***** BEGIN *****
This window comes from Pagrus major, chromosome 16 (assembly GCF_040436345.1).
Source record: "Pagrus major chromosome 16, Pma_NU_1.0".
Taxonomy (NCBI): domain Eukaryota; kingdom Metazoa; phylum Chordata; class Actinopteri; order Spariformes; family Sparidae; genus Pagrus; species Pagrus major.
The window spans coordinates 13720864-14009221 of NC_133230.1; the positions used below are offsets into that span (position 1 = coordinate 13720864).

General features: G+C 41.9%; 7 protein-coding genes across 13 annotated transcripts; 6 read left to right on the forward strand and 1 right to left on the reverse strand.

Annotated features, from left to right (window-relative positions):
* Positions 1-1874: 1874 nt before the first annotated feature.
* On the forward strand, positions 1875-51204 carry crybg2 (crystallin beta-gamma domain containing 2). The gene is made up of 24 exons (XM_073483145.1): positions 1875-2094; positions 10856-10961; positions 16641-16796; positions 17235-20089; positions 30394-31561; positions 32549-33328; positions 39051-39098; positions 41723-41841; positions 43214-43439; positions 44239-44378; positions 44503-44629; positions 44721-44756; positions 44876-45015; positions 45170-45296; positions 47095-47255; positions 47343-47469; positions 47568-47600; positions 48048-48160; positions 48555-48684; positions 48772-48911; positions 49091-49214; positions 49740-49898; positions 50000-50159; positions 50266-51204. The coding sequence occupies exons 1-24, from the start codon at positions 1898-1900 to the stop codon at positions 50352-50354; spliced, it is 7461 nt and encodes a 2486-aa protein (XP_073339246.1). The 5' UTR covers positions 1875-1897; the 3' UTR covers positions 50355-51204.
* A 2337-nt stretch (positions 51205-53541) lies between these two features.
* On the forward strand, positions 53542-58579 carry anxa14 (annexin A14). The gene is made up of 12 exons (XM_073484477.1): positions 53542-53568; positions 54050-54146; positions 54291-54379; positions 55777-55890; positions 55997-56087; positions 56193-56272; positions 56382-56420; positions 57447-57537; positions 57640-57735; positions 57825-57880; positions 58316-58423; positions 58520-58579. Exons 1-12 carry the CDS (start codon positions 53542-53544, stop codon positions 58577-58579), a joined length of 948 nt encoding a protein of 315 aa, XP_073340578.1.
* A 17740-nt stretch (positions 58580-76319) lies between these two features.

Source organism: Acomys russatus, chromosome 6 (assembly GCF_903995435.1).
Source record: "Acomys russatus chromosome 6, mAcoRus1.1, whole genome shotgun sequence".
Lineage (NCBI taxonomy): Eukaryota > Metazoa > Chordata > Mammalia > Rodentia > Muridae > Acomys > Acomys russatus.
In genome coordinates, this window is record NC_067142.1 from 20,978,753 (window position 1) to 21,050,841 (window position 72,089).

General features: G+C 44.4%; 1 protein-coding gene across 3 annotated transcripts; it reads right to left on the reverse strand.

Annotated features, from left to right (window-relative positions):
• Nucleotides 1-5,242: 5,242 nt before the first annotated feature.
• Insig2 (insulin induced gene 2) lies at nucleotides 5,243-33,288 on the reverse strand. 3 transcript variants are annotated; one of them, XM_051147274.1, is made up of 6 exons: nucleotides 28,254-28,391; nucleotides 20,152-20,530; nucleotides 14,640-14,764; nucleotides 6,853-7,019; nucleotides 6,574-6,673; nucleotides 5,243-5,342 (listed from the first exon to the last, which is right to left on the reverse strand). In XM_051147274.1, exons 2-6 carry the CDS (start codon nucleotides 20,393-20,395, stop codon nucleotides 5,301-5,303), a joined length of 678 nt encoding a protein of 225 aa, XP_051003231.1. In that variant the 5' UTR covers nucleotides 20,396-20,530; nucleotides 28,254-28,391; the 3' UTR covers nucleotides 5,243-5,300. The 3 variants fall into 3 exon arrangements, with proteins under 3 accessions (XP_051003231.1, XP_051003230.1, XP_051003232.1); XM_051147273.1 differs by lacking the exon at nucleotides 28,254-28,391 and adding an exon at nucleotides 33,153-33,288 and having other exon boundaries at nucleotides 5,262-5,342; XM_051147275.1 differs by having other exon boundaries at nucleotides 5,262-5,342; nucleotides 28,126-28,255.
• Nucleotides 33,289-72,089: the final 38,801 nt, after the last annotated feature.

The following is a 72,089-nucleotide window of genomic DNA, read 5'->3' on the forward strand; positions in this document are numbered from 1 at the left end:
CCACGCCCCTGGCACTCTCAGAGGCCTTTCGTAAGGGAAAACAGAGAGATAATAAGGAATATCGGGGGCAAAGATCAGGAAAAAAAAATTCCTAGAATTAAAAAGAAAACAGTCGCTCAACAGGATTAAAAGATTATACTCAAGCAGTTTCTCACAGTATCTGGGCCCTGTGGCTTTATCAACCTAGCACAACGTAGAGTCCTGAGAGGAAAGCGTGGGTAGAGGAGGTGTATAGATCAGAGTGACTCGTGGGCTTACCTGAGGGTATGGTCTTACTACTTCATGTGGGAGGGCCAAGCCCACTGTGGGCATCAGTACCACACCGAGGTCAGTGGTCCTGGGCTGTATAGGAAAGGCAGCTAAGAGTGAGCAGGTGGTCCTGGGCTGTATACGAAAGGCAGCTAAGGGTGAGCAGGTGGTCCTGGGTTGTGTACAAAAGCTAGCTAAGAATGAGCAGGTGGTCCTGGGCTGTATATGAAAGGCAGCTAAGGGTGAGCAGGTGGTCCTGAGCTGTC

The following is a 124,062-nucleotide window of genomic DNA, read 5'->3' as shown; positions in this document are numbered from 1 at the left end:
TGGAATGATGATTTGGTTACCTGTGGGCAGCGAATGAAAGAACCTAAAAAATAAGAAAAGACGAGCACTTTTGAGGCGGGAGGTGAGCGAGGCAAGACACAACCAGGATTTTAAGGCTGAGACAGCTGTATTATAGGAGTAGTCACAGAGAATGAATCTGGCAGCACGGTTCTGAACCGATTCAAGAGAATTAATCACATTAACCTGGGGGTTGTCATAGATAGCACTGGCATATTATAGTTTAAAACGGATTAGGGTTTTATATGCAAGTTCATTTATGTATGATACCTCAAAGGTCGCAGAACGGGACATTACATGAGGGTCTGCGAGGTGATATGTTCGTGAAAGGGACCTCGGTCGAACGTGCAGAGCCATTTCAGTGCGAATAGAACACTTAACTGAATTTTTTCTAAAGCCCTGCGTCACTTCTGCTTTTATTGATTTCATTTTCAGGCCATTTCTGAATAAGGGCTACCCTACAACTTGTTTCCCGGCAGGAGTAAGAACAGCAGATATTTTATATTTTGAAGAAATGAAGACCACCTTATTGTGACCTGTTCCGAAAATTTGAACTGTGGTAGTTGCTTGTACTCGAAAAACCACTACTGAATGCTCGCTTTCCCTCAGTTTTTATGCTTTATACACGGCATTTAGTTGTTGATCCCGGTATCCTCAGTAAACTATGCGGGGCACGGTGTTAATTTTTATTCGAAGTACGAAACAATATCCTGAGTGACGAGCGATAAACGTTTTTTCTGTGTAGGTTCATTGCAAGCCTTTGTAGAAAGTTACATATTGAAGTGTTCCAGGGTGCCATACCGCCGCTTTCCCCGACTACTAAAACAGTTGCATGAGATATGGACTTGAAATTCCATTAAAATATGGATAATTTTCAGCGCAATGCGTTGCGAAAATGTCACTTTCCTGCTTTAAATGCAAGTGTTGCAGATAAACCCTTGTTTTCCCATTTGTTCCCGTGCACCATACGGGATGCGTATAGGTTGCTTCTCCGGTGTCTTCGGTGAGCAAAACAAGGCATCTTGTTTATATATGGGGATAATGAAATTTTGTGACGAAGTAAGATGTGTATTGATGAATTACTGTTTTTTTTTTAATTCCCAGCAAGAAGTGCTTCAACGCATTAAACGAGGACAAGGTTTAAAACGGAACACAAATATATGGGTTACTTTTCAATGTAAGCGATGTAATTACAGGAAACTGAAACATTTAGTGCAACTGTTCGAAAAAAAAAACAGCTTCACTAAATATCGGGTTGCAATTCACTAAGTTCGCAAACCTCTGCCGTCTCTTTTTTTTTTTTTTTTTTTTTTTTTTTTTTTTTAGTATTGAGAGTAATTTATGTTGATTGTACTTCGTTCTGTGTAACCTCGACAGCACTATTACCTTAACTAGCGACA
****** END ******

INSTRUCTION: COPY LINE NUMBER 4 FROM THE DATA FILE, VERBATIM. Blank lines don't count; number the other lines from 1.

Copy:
The window spans coordinates 13720864-14009221 of NC_133230.1; the positions used below are offsets into that span (position 1 = coordinate 13720864).